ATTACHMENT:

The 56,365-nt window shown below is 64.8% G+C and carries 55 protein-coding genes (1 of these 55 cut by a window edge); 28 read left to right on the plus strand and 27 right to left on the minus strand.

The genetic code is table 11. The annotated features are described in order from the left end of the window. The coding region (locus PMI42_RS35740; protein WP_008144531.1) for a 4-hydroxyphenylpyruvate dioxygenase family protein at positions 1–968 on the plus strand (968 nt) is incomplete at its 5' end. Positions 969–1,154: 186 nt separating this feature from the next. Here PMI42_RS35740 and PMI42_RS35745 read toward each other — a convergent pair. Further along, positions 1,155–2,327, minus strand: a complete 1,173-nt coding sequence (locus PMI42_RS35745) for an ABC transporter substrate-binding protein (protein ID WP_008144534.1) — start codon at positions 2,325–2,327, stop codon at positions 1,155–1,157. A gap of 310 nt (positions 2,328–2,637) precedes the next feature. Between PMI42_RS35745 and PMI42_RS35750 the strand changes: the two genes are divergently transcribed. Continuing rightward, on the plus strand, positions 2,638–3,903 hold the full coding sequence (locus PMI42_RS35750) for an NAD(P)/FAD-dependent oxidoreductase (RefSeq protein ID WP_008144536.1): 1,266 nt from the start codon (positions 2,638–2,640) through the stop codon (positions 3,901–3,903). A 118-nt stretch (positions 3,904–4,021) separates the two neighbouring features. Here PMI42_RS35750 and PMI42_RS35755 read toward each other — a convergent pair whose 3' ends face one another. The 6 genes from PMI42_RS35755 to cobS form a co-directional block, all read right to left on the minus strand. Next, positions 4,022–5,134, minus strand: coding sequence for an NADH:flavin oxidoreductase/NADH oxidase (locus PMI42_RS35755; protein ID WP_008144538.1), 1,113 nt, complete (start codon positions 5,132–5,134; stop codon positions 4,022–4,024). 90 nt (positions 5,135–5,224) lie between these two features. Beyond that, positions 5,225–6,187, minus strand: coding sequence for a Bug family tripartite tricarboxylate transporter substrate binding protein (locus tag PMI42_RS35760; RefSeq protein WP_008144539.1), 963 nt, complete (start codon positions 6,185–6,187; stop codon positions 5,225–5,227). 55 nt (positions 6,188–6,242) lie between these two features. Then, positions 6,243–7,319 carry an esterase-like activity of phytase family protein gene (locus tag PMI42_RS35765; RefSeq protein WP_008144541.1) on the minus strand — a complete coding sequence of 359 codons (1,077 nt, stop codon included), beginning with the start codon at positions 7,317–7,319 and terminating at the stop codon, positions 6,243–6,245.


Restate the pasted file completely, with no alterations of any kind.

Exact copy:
The 56,365-nt window shown below is 64.8% G+C and carries 55 protein-coding genes (1 of these 55 cut by a window edge); 28 read left to right on the plus strand and 27 right to left on the minus strand.

The genetic code is table 11. The annotated features are described in order from the left end of the window. The coding region (locus PMI42_RS35740; protein WP_008144531.1) for a 4-hydroxyphenylpyruvate dioxygenase family protein at positions 1–968 on the plus strand (968 nt) is incomplete at its 5' end. Positions 969–1,154: 186 nt separating this feature from the next. Here PMI42_RS35740 and PMI42_RS35745 read toward each other — a convergent pair. Further along, positions 1,155–2,327, minus strand: a complete 1,173-nt coding sequence (locus PMI42_RS35745) for an ABC transporter substrate-binding protein (protein ID WP_008144534.1) — start codon at positions 2,325–2,327, stop codon at positions 1,155–1,157. A gap of 310 nt (positions 2,328–2,637) precedes the next feature. Between PMI42_RS35745 and PMI42_RS35750 the strand changes: the two genes are divergently transcribed. Continuing rightward, on the plus strand, positions 2,638–3,903 hold the full coding sequence (locus PMI42_RS35750) for an NAD(P)/FAD-dependent oxidoreductase (RefSeq protein ID WP_008144536.1): 1,266 nt from the start codon (positions 2,638–2,640) through the stop codon (positions 3,901–3,903). A 118-nt stretch (positions 3,904–4,021) separates the two neighbouring features. Here PMI42_RS35750 and PMI42_RS35755 read toward each other — a convergent pair whose 3' ends face one another. The 6 genes from PMI42_RS35755 to cobS form a co-directional block, all read right to left on the minus strand. Next, positions 4,022–5,134, minus strand: coding sequence for an NADH:flavin oxidoreductase/NADH oxidase (locus PMI42_RS35755; protein ID WP_008144538.1), 1,113 nt, complete (start codon positions 5,132–5,134; stop codon positions 4,022–4,024). 90 nt (positions 5,135–5,224) lie between these two features. Beyond that, positions 5,225–6,187, minus strand: coding sequence for a Bug family tripartite tricarboxylate transporter substrate binding protein (locus tag PMI42_RS35760; RefSeq protein WP_008144539.1), 963 nt, complete (start codon positions 6,185–6,187; stop codon positions 5,225–5,227). 55 nt (positions 6,188–6,242) lie between these two features. Then, positions 6,243–7,319 carry an esterase-like activity of phytase family protein gene (locus tag PMI42_RS35765; RefSeq protein WP_008144541.1) on the minus strand — a complete coding sequence of 359 codons (1,077 nt, stop codon included), beginning with the start codon at positions 7,317–7,319 and terminating at the stop codon, positions 6,243–6,245.